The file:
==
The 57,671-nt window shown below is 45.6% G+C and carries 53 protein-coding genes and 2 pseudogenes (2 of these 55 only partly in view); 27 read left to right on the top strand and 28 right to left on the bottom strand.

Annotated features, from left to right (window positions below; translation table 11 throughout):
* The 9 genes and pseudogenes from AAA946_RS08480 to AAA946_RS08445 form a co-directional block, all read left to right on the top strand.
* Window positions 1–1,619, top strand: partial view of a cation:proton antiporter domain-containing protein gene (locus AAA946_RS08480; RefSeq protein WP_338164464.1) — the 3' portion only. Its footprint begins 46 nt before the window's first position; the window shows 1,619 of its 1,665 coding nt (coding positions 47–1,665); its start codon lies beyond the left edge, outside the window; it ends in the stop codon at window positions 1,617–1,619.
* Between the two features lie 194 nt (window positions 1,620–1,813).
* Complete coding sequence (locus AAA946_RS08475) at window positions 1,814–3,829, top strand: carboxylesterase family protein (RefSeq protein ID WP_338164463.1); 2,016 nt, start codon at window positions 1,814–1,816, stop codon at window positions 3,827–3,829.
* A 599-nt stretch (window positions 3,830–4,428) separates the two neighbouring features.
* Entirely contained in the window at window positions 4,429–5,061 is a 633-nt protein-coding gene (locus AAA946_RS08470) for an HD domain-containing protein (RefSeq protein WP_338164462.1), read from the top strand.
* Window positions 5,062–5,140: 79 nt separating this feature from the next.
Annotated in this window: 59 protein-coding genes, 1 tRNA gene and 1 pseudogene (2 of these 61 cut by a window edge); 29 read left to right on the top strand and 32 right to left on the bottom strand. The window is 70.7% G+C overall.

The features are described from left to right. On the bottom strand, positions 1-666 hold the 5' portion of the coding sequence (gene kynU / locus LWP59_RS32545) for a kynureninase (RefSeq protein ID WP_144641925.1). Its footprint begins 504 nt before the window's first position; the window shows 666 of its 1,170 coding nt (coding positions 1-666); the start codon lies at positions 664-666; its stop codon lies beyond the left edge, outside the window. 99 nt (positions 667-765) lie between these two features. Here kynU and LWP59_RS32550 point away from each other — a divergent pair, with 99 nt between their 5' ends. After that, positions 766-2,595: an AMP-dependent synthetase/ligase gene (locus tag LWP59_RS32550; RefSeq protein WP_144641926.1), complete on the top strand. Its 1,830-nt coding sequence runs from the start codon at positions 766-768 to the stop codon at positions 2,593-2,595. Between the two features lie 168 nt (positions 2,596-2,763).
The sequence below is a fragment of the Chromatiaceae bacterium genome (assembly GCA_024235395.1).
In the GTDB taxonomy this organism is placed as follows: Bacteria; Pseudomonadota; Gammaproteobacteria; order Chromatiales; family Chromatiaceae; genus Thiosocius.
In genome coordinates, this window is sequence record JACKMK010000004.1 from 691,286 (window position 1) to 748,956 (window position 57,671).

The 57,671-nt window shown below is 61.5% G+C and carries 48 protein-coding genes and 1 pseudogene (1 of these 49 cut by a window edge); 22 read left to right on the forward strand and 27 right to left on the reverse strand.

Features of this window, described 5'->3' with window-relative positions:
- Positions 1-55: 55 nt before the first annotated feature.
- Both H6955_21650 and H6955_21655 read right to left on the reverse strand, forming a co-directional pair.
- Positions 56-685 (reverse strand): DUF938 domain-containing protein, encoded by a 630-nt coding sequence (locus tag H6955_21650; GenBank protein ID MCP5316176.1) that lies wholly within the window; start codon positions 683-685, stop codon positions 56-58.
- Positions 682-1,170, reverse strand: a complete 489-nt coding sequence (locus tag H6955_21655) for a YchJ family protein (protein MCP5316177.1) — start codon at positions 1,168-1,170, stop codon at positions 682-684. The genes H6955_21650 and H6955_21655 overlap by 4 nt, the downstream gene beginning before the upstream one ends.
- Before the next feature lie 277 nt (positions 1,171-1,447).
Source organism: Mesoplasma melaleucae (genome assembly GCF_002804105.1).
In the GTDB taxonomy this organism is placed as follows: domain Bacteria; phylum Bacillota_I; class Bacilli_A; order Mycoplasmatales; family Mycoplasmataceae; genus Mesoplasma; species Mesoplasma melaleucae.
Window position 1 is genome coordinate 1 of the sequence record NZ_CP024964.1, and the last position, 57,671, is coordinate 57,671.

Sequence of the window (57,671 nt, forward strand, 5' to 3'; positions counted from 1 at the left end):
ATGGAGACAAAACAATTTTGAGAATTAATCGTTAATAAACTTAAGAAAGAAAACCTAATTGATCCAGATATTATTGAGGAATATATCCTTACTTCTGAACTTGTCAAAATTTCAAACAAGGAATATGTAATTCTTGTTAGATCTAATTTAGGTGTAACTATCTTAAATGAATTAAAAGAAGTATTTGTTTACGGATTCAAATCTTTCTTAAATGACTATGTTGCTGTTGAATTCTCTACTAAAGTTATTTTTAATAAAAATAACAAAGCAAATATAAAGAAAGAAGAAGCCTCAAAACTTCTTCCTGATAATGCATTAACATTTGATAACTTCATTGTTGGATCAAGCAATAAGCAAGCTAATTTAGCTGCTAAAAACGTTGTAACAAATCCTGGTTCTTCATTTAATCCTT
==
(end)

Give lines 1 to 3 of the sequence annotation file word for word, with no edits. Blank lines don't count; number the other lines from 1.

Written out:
The 57,671-nt window shown below is 45.6% G+C and carries 53 protein-coding genes and 2 pseudogenes (2 of these 55 only partly in view); 27 read left to right on the top strand and 28 right to left on the bottom strand.

Annotated features, from left to right (window positions below; translation table 11 throughout):
* The 9 genes and pseudogenes from AAA946_RS08480 to AAA946_RS08445 form a co-directional block, all read left to right on the top strand.